- Spam Hits the Kindle Bookstore (Reuters) — create a system of incentives and it will be gamed, whether it’s tax law, search engines, or ebook stores. Aspiring spammers can even buy a DVD box set called Autopilot Kindle Cash that claims to teach people how to publish 10 to 20 new Kindle books a day without writing a word. (via Clive Thompson)
Alistair Croll and Sean Power examine the impact of Facebook's embedded comments tool.
Facebook's new embedded comments option offers websites an additional social layer, but does it attract or drive away content engagement?
New Copyright Laws Proposed, GMail APIs, Internet Book Roundup, and Chrome Farm
- White House Will Propose New Digital Copyright Laws (CNet) — If the Internet were truly empowering citizenry and bringing us this new dawn of digital democracy, the people who run it would be able to stop the oppressive grind of the pro-copyright machinery. There’s no detail about what the proposed law would include, except that it will be based on a white paper of “legislative proposals to improve intellectual property enforcement,” and it’s expected to encompass online piracy. I predict a jump in the online trading of those “You can keep the change” posters that were formerly the exclusive domain of the Tea Party, and the eventual passage of bad law. As the article says, digital copyright tends not to be a particularly partisan topic..
- The Information: How the Internet Gets Inside Us (New Yorker) — thoughtful roundup of books and their positions on whether the Internet’s fruits are good for us. He divides them into never better, better never (as in “we’d be better off if it had never been invented”), and ever-was (as in, “we have always been changed by our technology, so big deal”). (via Bernard Hickey on Twitter)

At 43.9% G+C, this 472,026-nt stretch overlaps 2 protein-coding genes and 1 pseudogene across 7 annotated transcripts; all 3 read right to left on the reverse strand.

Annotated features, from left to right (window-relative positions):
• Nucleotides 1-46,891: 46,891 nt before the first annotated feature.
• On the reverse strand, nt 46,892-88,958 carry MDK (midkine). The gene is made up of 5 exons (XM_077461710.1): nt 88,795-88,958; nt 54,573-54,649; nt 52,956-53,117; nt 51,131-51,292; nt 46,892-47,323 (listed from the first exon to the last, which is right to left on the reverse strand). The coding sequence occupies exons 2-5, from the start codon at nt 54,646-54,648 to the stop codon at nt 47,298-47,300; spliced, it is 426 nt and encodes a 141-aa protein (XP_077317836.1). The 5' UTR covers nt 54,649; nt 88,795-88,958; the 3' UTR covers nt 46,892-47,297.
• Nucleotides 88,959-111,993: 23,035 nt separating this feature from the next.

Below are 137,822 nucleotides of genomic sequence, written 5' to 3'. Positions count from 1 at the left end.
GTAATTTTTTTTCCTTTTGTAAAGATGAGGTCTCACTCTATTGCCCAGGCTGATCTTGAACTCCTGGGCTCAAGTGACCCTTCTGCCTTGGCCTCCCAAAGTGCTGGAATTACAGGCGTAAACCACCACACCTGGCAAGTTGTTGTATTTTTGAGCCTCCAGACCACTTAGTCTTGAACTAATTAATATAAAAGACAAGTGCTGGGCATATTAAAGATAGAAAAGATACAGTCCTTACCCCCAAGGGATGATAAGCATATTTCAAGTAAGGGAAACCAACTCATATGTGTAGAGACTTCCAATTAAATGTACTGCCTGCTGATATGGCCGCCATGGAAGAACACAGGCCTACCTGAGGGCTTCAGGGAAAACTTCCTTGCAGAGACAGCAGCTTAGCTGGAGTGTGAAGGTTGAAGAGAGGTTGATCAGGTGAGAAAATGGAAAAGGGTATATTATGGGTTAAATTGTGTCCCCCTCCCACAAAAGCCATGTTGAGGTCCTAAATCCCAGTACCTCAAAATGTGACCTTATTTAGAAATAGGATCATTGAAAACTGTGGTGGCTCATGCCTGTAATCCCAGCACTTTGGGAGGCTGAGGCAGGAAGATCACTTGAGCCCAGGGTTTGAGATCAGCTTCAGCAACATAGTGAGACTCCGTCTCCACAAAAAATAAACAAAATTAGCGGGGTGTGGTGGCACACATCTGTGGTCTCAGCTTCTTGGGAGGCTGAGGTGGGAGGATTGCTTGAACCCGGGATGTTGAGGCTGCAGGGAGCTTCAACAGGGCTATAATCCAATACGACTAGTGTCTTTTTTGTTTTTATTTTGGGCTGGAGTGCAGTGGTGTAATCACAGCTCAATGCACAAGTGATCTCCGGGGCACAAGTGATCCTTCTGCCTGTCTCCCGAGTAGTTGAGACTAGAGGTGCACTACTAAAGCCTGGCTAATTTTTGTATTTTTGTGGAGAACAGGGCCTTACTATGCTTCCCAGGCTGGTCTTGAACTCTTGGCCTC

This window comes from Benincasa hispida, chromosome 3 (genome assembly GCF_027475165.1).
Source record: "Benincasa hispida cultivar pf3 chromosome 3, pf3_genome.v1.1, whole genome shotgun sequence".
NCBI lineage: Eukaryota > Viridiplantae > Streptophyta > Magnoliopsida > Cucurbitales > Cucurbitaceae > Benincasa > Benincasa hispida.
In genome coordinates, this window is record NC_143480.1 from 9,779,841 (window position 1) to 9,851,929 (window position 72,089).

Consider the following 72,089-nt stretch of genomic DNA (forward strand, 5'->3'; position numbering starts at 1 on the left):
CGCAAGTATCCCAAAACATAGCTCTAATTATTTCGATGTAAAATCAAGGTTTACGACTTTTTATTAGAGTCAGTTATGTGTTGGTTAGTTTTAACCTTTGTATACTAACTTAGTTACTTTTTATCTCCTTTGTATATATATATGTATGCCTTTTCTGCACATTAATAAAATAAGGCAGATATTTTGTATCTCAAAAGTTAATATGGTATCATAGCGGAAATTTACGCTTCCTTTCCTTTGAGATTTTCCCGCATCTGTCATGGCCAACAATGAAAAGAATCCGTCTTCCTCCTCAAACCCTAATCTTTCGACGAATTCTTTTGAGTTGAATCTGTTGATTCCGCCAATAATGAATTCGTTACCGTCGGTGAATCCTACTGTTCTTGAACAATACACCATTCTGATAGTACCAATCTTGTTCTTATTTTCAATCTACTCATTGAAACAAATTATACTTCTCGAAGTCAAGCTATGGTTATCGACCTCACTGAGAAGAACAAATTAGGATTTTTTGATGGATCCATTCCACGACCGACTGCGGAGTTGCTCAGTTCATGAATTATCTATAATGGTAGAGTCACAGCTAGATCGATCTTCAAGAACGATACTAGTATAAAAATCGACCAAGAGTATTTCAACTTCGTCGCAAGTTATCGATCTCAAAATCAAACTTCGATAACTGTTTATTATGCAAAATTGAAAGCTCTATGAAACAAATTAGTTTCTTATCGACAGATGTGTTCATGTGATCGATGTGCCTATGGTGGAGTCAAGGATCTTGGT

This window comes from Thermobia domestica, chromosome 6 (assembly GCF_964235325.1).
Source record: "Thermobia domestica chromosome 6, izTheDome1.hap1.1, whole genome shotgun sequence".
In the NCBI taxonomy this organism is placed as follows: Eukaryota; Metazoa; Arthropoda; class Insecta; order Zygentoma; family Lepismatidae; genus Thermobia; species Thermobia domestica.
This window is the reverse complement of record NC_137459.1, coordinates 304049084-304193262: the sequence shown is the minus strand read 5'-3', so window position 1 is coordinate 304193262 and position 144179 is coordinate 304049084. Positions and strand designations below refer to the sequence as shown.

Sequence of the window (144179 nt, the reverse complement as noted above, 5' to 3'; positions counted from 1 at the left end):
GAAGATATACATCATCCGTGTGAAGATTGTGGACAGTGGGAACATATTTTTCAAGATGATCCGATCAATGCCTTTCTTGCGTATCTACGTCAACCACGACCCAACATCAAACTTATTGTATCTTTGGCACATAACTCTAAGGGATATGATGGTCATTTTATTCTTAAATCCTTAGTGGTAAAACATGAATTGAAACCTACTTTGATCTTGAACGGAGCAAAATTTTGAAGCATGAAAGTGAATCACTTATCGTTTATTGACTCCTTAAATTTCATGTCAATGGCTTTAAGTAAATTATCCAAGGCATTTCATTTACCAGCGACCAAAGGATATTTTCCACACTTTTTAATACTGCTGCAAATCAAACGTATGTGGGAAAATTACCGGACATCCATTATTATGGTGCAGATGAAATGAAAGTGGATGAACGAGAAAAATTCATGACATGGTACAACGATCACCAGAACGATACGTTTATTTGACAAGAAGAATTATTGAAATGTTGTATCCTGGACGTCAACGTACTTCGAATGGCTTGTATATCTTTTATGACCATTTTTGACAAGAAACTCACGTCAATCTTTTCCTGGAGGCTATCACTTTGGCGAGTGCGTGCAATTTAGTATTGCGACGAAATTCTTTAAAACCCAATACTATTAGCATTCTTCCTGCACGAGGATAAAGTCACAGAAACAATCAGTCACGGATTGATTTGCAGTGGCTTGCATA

- New Chrome Extension Blocks Sites from Search Results — Google testing whether users successfully identify and report content farms.
Intrusion Recovery, MTurk Spam, Open Source, and Google Pottymouth
- Gawker Tech Team Didn’t Adequately Secure Our Platform — internal memo from CTO to staff after the break-in. Notable for two things: the preventative steps, which include things like two-factor authentication and not collecting commenter details; and the lack of defensiveness. When your executives taunt 4chan and your systems get pwned as a result, it must be mighty hard not to point the finger at those executives. I hope I can be as adult as Tom Plunkett when shit next happens to me. (via Andy Baio)
- Mechanical Turk Spam — 40% of the HITs from new requesters are spam. The list of tasks is the online fraud hitlist: faking votes/comments/etc on social sites, making fake accounts, submitting fake leads through lead gen sites, fake clicks on ads, posting fake ads to Craigslist, requesting personal info of the MTurk worker. (via Andy Baio who is on fire)
- 2010 The Year Open Source Went Invisible (Matt Asay) — All of which is a long way of saying that while open source has become integral to so much software development, it hasn’t remotely ended the reign of proprietary software. Indeed, much (most?) open-source software is paid for out of proprietary profits. This might have been shocking news in, say, 2004, but it’s common knowledge in 2010. Open source is how we do business 10 years into this new millennium.
- Quantitative Analysis of Culture Using Millions of Digitized Books (Science) — We constructed a corpus of digitized texts containing about 4% of all books ever printed. Analysis of this corpus enables us to investigate cultural trends quantitatively. This is related to Google Labs’ latest toy, the n-gram viewer whose correct name should be Google Pottymouth if the things people are graphing are anything to go by.